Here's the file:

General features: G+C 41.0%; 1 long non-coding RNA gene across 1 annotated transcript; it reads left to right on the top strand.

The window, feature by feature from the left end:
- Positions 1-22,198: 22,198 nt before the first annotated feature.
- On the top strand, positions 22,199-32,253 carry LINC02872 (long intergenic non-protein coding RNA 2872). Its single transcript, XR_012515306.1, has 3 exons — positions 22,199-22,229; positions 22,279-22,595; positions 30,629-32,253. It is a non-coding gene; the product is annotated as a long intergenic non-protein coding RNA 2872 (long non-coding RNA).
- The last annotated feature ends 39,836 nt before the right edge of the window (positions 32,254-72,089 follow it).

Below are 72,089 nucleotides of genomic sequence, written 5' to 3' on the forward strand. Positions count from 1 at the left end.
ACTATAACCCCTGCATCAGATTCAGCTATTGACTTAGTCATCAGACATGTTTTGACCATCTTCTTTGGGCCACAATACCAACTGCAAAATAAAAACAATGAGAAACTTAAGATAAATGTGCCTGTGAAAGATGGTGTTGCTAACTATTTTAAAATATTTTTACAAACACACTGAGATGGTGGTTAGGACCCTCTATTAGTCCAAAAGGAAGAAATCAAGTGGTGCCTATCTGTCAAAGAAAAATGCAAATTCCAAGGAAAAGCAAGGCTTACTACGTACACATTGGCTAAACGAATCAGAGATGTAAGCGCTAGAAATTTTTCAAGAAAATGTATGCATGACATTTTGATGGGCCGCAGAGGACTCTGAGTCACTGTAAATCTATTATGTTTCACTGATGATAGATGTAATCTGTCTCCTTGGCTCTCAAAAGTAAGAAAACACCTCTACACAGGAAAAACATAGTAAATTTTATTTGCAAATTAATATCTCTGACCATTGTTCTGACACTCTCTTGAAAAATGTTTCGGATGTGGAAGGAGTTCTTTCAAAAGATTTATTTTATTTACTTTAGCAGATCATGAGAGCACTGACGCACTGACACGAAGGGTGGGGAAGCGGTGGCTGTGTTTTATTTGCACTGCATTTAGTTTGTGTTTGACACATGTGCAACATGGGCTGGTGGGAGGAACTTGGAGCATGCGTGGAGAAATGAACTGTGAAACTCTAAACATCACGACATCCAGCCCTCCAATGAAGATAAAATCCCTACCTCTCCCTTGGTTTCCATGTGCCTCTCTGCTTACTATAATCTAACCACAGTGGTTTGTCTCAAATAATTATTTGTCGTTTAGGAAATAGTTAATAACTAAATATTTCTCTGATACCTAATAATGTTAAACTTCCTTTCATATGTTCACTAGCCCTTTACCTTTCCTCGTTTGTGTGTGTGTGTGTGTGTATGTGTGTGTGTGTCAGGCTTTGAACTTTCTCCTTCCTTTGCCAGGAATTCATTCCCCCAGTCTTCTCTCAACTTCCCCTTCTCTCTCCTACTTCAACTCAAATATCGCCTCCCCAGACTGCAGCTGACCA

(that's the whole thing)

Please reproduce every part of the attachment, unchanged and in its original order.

General features: G+C 41.0%; 1 long non-coding RNA gene across 1 annotated transcript; it reads left to right on the top strand.

The window, feature by feature from the left end:
- Positions 1-22,198: 22,198 nt before the first annotated feature.
- On the top strand, positions 22,199-32,253 carry LINC02872 (long intergenic non-protein coding RNA 2872). Its single transcript, XR_012515306.1, has 3 exons — positions 22,199-22,229; positions 22,279-22,595; positions 30,629-32,253. It is a non-coding gene; the product is annotated as a long intergenic non-protein coding RNA 2872 (long non-coding RNA).
- The last annotated feature ends 39,836 nt before the right edge of the window (positions 32,254-72,089 follow it).

Below are 72,089 nucleotides of genomic sequence, written 5' to 3' on the forward strand. Positions count from 1 at the left end.
ACTATAACCCCTGCATCAGATTCAGCTATTGACTTAGTCATCAGACATGTTTTGACCATCTTCTTTGGGCCACAATACCAACTGCAAAATAAAAACAATGAGAAACTTAAGATAAATGTGCCTGTGAAAGATGGTGTTGCTAACTATTTTAAAATATTTTTACAAACACACTGAGATGGTGGTTAGGACCCTCTATTAGTCCAAAAGGAAGAAATCAAGTGGTGCCTATCTGTCAAAGAAAAATGCAAATTCCAAGGAAAAGCAAGGCTTACTACGTACACATTGGCTAAACGAATCAGAGATGTAAGCGCTAGAAATTTTTCAAGAAAATGTATGCATGACATTTTGATGGGCCGCAGAGGACTCTGAGTCACTGTAAATCTATTATGTTTCACTGATGATAGATGTAATCTGTCTCCTTGGCTCTCAAAAGTAAGAAAACACCTCTACACAGGAAAAACATAGTAAATTTTATTTGCAAATTAATATCTCTGACCATTGTTCTGACACTCTCTTGAAAAATGTTTCGGATGTGGAAGGAGTTCTTTCAAAAGATTTATTTTATTTACTTTAGCAGATCATGAGAGCACTGACGCACTGACACGAAGGGTGGGGAAGCGGTGGCTGTGTTTTATTTGCACTGCATTTAGTTTGTGTTTGACACATGTGCAACATGGGCTGGTGGGAGGAACTTGGAGCATGCGTGGAGAAATGAACTGTGAAACTCTAAACATCACGACATCCAGCCCTCCAATGAAGATAAAATCCCTACCTCTCCCTTGGTTTCCATGTGCCTCTCTGCTTACTATAATCTAACCACAGTGGTTTGTCTCAAATAATTATTTGTCGTTTAGGAAATAGTTAATAACTAAATATTTCTCTGATACCTAATAATGTTAAACTTCCTTTCATATGTTCACTAGCCCTTTACCTTTCCTCGTTTGTGTGTGTGTGTGTGTGTATGTGTGTGTGTGTCAGGCTTTGAACTTTCTCCTTCCTTTGCCAGGAATTCATTCCCCCAGTCTTCTCTCAACTTCCCCTTCTCTCTCCTACTTCAACTCAAATATCGCCTCCCCAGACTGCAGCTGACCA